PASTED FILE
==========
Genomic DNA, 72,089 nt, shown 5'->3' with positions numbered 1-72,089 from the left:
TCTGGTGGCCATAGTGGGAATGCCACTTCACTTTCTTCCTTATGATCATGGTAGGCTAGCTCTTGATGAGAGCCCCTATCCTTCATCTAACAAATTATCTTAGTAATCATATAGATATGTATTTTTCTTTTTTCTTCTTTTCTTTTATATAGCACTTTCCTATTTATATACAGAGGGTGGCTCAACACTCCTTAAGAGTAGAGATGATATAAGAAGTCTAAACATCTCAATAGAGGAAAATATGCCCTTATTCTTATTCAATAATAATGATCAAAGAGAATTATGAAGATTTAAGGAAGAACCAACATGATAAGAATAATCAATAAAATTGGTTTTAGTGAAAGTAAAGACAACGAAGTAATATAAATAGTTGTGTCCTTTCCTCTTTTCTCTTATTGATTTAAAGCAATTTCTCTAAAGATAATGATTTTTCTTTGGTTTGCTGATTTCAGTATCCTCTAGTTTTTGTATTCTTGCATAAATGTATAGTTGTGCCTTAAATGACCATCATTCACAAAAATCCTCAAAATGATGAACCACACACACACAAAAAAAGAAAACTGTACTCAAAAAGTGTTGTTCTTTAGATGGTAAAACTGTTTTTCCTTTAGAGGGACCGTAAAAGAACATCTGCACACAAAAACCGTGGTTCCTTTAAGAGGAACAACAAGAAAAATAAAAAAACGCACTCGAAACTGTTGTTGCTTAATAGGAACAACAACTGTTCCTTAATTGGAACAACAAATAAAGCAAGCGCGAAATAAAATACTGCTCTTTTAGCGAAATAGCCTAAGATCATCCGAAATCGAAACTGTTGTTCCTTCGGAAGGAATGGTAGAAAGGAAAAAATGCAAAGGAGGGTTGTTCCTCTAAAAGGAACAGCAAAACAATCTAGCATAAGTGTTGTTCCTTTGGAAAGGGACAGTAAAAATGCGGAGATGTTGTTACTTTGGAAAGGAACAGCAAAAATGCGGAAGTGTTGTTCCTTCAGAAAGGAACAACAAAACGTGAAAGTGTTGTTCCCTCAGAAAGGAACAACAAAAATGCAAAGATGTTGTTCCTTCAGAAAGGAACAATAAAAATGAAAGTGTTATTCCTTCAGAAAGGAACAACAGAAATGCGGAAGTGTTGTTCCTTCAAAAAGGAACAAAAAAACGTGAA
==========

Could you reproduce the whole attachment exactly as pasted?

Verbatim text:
Genomic DNA, 72,089 nt, shown 5'->3' with positions numbered 1-72,089 from the left:
TCTGGTGGCCATAGTGGGAATGCCACTTCACTTTCTTCCTTATGATCATGGTAGGCTAGCTCTTGATGAGAGCCCCTATCCTTCATCTAACAAATTATCTTAGTAATCATATAGATATGTATTTTTCTTTTTTCTTCTTTTCTTTTATATAGCACTTTCCTATTTATATACAGAGGGTGGCTCAACACTCCTTAAGAGTAGAGATGATATAAGAAGTCTAAACATCTCAATAGAGGAAAATATGCCCTTATTCTTATTCAATAATAATGATCAAAGAGAATTATGAAGATTTAAGGAAGAACCAACATGATAAGAATAATCAATAAAATTGGTTTTAGTGAAAGTAAAGACAACGAAGTAATATAAATAGTTGTGTCCTTTCCTCTTTTCTCTTATTGATTTAAAGCAATTTCTCTAAAGATAATGATTTTTCTTTGGTTTGCTGATTTCAGTATCCTCTAGTTTTTGTATTCTTGCATAAATGTATAGTTGTGCCTTAAATGACCATCATTCACAAAAATCCTCAAAATGATGAACCACACACACACAAAAAAAGAAAACTGTACTCAAAAAGTGTTGTTCTTTAGATGGTAAAACTGTTTTTCCTTTAGAGGGACCGTAAAAGAACATCTGCACACAAAAACCGTGGTTCCTTTAAGAGGAACAACAAGAAAAATAAAAAAACGCACTCGAAACTGTTGTTGCTTAATAGGAACAACAACTGTTCCTTAATTGGAACAACAAATAAAGCAAGCGCGAAATAAAATACTGCTCTTTTAGCGAAATAGCCTAAGATCATCCGAAATCGAAACTGTTGTTCCTTCGGAAGGAATGGTAGAAAGGAAAAAATGCAAAGGAGGGTTGTTCCTCTAAAAGGAACAGCAAAACAATCTAGCATAAGTGTTGTTCCTTTGGAAAGGGACAGTAAAAATGCGGAGATGTTGTTACTTTGGAAAGGAACAGCAAAAATGCGGAAGTGTTGTTCCTTCAGAAAGGAACAACAAAACGTGAAAGTGTTGTTCCCTCAGAAAGGAACAACAAAAATGCAAAGATGTTGTTCCTTCAGAAAGGAACAATAAAAATGAAAGTGTTATTCCTTCAGAAAGGAACAACAGAAATGCGGAAGTGTTGTTCCTTCAAAAAGGAACAAAAAAACGTGAA